The Power of a Question Mark

This weekend I was showing a young, first-time buyer two similar properties. In an effort to help him compare I gave my oh-so learned opinion. Me, with all my 36 years of experience, laid on my wisdom.  What an idiot!

Some days, no, many days I have no idea what to write in this weekly blog.  What shall we do?  What will inform and if lucky, inspire or enlighten?  MORE questions–that’s what’s needed—more questions—What area of the process has not been covered lately?  Who could use what to advance their work?  What have I learned this week from whom or what that I can relate to painting?  What quote has stuck in my head? Why? Etc.

I should have simply asked my client more questions.

Among the best ways to approach abandoned work that leaves us blank work is to merely formulate questions:  What does it communicate?  Is there a story? Even if there is, is it something I’m interested in pursuing? What’s my favorite part? Is that part worth saving?  What do I dislike the most?  Can I make that offensive passage work or do I just get rid of it?  If I turn the piece this way or that, will anything appear?  What is the direction my work has been heading?  Is there anything in this “underpainting” that fits with it?  Look. Let the questions bubble up. Then ponder quietly as other preparation for painting takes place.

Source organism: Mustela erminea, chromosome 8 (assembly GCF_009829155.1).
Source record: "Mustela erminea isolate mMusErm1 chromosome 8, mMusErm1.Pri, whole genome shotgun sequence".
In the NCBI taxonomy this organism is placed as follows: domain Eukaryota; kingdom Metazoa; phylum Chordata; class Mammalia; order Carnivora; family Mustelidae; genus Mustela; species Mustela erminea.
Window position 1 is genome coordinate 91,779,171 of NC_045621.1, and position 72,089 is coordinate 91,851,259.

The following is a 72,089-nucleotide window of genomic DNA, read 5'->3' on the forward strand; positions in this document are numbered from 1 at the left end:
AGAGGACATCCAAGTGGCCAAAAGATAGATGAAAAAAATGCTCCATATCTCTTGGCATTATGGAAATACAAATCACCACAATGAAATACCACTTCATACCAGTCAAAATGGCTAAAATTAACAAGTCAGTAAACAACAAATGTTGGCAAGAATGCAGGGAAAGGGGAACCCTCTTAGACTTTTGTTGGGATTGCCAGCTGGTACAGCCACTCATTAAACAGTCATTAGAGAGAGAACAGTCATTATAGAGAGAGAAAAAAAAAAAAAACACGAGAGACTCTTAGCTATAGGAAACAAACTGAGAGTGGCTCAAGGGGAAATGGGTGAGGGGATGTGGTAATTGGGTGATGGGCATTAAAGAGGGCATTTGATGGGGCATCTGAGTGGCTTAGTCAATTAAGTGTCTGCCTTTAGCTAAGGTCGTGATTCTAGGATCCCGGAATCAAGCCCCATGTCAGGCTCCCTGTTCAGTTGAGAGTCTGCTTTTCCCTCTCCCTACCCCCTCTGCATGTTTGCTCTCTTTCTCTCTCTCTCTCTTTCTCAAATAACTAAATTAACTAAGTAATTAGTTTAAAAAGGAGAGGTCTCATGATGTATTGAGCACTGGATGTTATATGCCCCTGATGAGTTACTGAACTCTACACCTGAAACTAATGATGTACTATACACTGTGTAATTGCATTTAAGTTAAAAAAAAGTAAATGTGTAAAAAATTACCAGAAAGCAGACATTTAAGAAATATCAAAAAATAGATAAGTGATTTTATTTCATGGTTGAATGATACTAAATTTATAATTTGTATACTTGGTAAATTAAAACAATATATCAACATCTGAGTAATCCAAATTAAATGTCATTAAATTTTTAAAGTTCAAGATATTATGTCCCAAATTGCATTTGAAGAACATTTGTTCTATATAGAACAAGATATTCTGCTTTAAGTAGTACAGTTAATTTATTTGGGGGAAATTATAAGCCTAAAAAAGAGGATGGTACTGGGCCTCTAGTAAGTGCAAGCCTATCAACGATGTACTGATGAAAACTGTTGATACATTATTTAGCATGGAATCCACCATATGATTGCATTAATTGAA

Ideally inspiration comes from connection to our interior realm and to the exterior world–we can only hope. Unfortunately, hope doesn’t make it happen.  The job then becomes to “stir the pot”— attention to reoccurring thoughts, images, taking psychedelics (kidding-just seeing if you’re paying attention) all stimulate.  Asking specific questions stirs. What to do next will become apparent.

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